Email updates

Keep up to date with the latest news and content from BMC Medical Genetics and BioMed Central.

Open Access Research article

No evidence for association between SLC11A1 and visceral leishmaniasis in India

Sanjana Mehrotra12, Joyce Oommen2, Anshuman Mishra1, Medhavi Sudharshan1, Puja Tiwary1, Sarra E Jamieson2, Michaela Fakiola23, Deepa Selvi Rani4, Kumarasamy Thangaraj4, Madhukar Rai1, Shyam Sundar1 and Jenefer M Blackwell23*

  • * Corresponding author: Jenefer M Blackwell jmb37@cam.ac.uk

  • † Equal contributors

Author Affiliations

1 Institute of Medical Sciences, Banaras Hindu University, Varanasi, OS 221 005, India

2 Telethon Institute for Child Health Research, Centre for Child Health Research, The University of Western Australia, Subiaco, Western Australia, Australia

3 Cambridge Institute for Medical Research and Department of Medicine, University of Cambridge School of Clinical Medicine, Cambridge, UK

4 Centre for Cellular and Molecular Biology, Hyderabad, India

For all author emails, please log on.

BMC Medical Genetics 2011, 12:71  doi:10.1186/1471-2350-12-71

Published: 20 May 2011

Abstract

Background

SLC11A1 has pleiotropic effects on macrophage function and remains a strong candidate for infectious disease susceptibility. 5' and/or 3' polymorphisms have been associated with tuberculosis, leprosy, and visceral leishmaniasis (VL). Most studies undertaken to date were under-powered, and none has been replicated within a population. Association with tuberculosis has replicated variably across populations. Here we investigate SLC11A1 and VL in India.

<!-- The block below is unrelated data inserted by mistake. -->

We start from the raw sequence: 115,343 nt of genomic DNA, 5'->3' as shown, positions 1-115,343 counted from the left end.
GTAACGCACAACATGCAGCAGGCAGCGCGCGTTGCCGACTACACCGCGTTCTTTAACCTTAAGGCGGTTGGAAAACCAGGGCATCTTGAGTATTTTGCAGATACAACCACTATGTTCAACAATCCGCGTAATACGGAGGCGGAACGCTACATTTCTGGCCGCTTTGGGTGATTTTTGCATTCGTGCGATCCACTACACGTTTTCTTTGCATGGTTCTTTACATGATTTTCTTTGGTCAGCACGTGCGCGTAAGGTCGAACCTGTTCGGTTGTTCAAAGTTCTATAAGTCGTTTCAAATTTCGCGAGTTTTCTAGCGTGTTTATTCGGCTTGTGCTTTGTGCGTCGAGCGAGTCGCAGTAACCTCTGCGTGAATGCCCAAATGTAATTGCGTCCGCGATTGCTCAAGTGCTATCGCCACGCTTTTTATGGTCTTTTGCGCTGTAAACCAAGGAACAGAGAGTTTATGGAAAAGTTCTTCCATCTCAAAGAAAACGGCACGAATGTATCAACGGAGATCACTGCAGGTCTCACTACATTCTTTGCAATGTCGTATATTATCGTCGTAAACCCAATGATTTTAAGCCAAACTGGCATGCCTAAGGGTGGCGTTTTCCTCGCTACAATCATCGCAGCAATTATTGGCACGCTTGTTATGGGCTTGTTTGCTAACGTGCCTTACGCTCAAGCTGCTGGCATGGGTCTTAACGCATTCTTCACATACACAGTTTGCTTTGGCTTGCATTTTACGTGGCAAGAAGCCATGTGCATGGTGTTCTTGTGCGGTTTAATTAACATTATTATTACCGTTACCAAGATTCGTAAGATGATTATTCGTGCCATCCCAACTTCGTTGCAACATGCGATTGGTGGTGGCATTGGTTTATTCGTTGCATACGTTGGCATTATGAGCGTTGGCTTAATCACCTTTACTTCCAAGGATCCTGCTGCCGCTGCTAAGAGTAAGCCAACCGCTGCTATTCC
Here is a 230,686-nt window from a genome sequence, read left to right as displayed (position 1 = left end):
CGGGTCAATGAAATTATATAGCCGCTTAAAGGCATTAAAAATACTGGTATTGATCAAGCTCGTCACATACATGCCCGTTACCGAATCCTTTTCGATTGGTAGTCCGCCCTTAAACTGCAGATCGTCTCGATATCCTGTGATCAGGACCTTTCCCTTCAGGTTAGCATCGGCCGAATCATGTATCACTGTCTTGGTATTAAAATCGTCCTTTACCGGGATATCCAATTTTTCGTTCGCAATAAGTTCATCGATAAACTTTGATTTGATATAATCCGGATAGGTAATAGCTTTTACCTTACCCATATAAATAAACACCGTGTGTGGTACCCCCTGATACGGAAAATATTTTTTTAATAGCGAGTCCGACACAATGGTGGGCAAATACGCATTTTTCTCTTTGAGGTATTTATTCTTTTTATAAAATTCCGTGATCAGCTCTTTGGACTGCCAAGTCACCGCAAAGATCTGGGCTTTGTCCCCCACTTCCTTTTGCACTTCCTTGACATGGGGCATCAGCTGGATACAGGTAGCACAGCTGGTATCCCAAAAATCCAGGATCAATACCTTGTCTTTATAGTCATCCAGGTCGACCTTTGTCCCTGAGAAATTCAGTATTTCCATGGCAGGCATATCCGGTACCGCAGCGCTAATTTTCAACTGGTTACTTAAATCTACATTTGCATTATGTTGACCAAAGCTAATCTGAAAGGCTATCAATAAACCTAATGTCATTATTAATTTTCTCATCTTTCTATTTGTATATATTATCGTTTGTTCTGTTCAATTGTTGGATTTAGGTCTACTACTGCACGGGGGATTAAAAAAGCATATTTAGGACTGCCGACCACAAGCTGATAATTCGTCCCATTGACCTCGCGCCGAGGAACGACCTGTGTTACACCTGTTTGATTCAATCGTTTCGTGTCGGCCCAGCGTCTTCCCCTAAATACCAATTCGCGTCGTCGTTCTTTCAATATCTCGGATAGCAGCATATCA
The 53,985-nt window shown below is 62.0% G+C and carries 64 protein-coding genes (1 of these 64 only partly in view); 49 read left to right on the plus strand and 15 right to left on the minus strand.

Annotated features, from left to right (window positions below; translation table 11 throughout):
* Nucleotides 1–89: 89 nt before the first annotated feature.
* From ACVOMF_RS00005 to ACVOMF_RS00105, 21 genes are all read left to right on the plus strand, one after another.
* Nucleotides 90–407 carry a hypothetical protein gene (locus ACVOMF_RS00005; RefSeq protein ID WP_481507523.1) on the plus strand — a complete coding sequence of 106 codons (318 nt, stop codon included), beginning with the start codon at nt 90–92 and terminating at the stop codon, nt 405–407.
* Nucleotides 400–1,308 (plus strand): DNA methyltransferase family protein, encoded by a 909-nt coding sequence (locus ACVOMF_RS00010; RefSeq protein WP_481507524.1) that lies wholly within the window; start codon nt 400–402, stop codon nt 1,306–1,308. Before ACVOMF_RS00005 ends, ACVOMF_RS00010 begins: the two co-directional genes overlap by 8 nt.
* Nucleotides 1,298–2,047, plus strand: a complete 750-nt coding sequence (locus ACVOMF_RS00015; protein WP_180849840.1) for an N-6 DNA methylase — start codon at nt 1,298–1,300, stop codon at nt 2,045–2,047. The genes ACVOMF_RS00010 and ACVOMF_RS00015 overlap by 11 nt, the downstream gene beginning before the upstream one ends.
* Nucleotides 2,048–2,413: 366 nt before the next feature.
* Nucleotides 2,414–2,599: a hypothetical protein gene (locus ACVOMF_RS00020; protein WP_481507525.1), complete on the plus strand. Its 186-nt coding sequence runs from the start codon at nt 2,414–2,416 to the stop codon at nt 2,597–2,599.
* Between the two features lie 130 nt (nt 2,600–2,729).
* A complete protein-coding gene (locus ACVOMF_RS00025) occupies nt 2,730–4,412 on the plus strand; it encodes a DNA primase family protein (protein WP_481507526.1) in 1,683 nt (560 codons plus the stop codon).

Methods

Nine polymorphisms (rs34448891, rs7573065, rs2276631, rs3731865, rs17221959, rs2279015, rs17235409, rs17235416, rs17229009) that tag linkage disequilibrium blocks across SLC11A1 were genotyped in primary family-based (313 cases; 176 families) and replication (941 cases; 992 controls) samples. Family- and population-based analyses were performed to look for association between SLC11A1 variants and VL. Quantitative RT/PCR was used to compare SLC11A1 expression in mRNA from paired splenic aspirates taken before and after treatment from 24 VL patients carrying different genotypes at the functional promoter GTn polymorphism (rs34448891).

Results

No associations were observed between VL and polymorphisms at SLC11A1 that were either robust to correction for multiple testing or replicated across primary and replication samples. No differences in expression of SLC11A1 were observed when comparing pre- and post-treatment samples, or between individuals carrying different genotypes at the GTn repeat.

Conclusions

This is the first well-powered study of SLC11A1 as a candidate for VL, which we conclude does not have a major role in regulating VL susceptibility in India.

Keywords:
SLC11A1; visceral leishmaniasis; genetic susceptibility